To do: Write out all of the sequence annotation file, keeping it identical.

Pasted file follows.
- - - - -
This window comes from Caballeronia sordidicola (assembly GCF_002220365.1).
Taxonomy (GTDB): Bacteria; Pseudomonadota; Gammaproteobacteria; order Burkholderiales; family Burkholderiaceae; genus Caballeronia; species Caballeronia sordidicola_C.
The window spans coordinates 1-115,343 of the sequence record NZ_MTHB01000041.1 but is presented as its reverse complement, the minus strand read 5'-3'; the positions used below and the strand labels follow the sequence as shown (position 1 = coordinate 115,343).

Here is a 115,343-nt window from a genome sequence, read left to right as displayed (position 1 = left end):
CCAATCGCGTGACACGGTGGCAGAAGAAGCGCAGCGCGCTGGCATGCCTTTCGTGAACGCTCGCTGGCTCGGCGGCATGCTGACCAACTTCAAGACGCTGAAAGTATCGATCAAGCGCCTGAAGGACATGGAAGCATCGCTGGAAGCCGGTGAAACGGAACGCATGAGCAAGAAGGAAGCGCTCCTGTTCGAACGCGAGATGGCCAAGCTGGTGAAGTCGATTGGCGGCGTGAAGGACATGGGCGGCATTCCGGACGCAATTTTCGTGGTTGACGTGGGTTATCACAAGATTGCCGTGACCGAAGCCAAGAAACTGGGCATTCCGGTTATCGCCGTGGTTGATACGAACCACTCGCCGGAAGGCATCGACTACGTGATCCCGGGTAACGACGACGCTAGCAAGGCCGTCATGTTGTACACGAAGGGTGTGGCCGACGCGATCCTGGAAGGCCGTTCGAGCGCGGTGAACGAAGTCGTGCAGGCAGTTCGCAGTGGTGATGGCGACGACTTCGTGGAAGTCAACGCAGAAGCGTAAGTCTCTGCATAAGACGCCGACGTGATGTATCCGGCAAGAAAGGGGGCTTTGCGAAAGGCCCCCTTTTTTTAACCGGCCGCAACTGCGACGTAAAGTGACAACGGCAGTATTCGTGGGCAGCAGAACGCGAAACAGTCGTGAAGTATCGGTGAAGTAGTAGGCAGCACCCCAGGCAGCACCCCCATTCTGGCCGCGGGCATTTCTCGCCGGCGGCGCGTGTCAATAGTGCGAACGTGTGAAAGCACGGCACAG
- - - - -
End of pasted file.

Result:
This window comes from Caballeronia sordidicola (assembly GCF_002220365.1).
Taxonomy (GTDB): Bacteria; Pseudomonadota; Gammaproteobacteria; order Burkholderiales; family Burkholderiaceae; genus Caballeronia; species Caballeronia sordidicola_C.
The window spans coordinates 1-115,343 of the sequence record NZ_MTHB01000041.1 but is presented as its reverse complement, the minus strand read 5'-3'; the positions used below and the strand labels follow the sequence as shown (position 1 = coordinate 115,343).

Here is a 115,343-nt window from a genome sequence, read left to right as displayed (position 1 = left end):
CCAATCGCGTGACACGGTGGCAGAAGAAGCGCAGCGCGCTGGCATGCCTTTCGTGAACGCTCGCTGGCTCGGCGGCATGCTGACCAACTTCAAGACGCTGAAAGTATCGATCAAGCGCCTGAAGGACATGGAAGCATCGCTGGAAGCCGGTGAAACGGAACGCATGAGCAAGAAGGAAGCGCTCCTGTTCGAACGCGAGATGGCCAAGCTGGTGAAGTCGATTGGCGGCGTGAAGGACATGGGCGGCATTCCGGACGCAATTTTCGTGGTTGACGTGGGTTATCACAAGATTGCCGTGACCGAAGCCAAGAAACTGGGCATTCCGGTTATCGCCGTGGTTGATACGAACCACTCGCCGGAAGGCATCGACTACGTGATCCCGGGTAACGACGACGCTAGCAAGGCCGTCATGTTGTACACGAAGGGTGTGGCCGACGCGATCCTGGAAGGCCGTTCGAGCGCGGTGAACGAAGTCGTGCAGGCAGTTCGCAGTGGTGATGGCGACGACTTCGTGGAAGTCAACGCAGAAGCGTAAGTCTCTGCATAAGACGCCGACGTGATGTATCCGGCAAGAAAGGGGGCTTTGCGAAAGGCCCCCTTTTTTTAACCGGCCGCAACTGCGACGTAAAGTGACAACGGCAGTATTCGTGGGCAGCAGAACGCGAAACAGTCGTGAAGTATCGGTGAAGTAGTAGGCAGCACCCCAGGCAGCACCCCCATTCTGGCCGCGGGCATTTCTCGCCGGCGGCGCGTGTCAATAGTGCGAACGTGTGAAAGCACGGCACAG